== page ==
- The Second Helvetic Confession (Switzerland, 1566)
- The blue and white are the heraldic colors of ancient Switzerland. The cross is again dominant on this banner because of the extensive discussion of salvation in the Confession. The "hand and the burning heart" is a traditional symbol for John Calvin, father of Presbyterianism in its Swiss homeland. The lamp symbolizes knowledge and discipline, two of the themes of the Helvetic which make it unique. The shepherd's crook and the pasture stand for the pastoral ministry and the flock's care for its own members. The chalice and the waves represent Holy Communion and Baptism.
- The Nicene Creed (4th Century)
- The cross which is also a sword is a symbol for the Emperor Constantine and his successors, because he called the ecumenical council which began the process of thinking which resulted in this creed; because he was he first Christian emperor; and because he began the tradition of imperial Christianity. The cross is central here because the doctrine of Christ is central in the Creed. The green triangle and the three symbols with it represent the doctrine of the Trinity formalized in the Nicene Creed. The hand reaching down symbolized God, the Father. The chi rho monogram stands for Christ; chi and rho are the first two letters of the Greek word for Christ, used by Constantine on the shields and helmets of his army. The dove represents The Holy Spirit, and the crowns stand for the rule and glory of God.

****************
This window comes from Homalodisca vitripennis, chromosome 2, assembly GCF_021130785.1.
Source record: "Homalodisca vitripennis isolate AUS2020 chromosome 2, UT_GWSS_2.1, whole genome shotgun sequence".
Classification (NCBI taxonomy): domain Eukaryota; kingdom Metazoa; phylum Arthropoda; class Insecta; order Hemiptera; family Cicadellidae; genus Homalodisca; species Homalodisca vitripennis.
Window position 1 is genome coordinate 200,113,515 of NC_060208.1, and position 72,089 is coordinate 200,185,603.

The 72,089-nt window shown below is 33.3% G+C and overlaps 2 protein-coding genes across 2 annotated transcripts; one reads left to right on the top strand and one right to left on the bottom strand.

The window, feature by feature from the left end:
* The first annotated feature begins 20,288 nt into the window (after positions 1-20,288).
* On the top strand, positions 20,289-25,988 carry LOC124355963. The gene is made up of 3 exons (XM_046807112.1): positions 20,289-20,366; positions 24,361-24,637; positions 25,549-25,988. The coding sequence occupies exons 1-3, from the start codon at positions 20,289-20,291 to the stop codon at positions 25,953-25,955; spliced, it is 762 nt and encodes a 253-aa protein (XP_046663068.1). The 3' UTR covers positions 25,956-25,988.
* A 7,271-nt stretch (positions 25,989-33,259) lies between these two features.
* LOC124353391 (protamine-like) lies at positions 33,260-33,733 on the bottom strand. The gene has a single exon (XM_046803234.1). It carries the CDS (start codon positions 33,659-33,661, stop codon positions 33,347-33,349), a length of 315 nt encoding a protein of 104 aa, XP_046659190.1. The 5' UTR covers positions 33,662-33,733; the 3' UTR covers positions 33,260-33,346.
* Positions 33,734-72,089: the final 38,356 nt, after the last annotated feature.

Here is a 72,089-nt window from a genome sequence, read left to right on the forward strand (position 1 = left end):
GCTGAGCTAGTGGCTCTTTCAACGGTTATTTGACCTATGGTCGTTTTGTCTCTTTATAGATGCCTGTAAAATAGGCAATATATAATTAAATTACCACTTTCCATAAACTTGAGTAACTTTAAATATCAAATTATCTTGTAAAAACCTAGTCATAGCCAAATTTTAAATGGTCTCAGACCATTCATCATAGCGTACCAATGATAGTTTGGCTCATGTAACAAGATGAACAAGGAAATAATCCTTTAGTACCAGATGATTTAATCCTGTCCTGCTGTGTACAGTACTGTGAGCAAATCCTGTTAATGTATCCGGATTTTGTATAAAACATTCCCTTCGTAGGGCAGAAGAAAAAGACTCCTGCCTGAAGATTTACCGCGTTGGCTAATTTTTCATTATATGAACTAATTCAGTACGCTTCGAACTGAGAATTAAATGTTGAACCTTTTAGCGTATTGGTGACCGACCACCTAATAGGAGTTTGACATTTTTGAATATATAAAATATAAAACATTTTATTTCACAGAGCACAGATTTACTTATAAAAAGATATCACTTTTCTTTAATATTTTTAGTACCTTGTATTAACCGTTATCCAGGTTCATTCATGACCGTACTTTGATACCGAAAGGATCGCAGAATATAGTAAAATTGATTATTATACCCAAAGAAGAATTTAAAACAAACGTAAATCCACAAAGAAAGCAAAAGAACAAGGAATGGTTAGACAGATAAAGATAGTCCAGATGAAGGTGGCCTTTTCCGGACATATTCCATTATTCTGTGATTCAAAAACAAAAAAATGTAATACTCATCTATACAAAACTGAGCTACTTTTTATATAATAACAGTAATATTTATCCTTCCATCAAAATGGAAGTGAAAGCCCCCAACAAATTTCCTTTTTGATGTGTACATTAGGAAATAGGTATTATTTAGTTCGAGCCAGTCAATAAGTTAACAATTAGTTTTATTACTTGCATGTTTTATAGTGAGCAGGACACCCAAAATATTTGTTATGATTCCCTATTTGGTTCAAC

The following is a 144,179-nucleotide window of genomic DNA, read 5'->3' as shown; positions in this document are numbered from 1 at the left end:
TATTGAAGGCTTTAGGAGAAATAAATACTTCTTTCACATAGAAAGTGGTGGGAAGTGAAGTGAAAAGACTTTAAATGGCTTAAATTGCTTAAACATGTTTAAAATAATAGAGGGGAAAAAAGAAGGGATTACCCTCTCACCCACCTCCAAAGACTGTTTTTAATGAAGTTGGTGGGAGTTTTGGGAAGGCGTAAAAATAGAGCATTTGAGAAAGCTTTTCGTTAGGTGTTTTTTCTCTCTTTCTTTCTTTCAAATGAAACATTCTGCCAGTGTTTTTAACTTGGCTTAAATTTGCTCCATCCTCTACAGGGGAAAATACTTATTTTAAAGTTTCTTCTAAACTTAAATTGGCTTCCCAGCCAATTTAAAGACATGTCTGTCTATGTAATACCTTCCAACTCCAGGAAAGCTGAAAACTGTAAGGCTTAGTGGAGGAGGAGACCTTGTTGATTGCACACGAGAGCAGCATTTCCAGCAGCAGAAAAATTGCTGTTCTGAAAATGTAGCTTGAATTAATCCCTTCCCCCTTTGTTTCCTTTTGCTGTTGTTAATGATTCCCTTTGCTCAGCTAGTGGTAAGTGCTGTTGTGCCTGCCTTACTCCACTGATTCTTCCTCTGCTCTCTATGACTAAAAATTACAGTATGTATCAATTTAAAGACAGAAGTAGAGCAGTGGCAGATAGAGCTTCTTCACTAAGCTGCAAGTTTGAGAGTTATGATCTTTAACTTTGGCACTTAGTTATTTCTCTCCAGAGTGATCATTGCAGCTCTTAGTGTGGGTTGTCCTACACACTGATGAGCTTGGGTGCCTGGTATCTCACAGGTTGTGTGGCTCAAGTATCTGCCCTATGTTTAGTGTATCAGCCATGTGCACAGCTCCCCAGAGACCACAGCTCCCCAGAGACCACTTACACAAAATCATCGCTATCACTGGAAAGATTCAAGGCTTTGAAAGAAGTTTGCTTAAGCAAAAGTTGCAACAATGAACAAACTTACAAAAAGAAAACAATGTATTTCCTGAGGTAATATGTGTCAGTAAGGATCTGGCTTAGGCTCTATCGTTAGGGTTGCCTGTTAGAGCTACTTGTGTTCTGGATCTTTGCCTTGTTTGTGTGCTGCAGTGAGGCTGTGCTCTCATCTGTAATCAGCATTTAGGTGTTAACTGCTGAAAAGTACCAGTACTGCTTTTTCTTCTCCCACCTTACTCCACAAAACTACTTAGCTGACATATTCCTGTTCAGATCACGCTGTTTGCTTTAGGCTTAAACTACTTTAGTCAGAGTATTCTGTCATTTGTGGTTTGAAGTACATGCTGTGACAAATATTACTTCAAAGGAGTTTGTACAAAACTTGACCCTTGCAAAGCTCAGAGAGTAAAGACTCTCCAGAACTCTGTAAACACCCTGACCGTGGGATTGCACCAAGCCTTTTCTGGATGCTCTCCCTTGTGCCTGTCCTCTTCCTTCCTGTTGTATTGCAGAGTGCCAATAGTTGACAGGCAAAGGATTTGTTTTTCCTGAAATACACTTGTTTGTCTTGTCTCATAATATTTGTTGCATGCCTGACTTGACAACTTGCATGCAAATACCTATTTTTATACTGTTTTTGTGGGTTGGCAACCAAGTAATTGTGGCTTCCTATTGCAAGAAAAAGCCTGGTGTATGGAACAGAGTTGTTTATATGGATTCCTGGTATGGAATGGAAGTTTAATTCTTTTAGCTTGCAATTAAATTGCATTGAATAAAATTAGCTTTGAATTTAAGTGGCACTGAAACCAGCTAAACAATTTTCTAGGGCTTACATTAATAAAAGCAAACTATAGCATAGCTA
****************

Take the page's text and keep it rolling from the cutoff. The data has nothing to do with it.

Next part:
Thursday, October 17, 2013
Tuesday, October 15, 2013
While preparing for our 50th anniversary celebration, we've collected photos from our past, photos of our church and its campus, and photos of our ongoing activities. To see them, visit the History, Campus, and Events Boards on our new Pinterest page, at http://www.pinterest.com/1stpressuncity/
Visit and enjoy!
Visit and enjoy!
Monday, October 14, 2013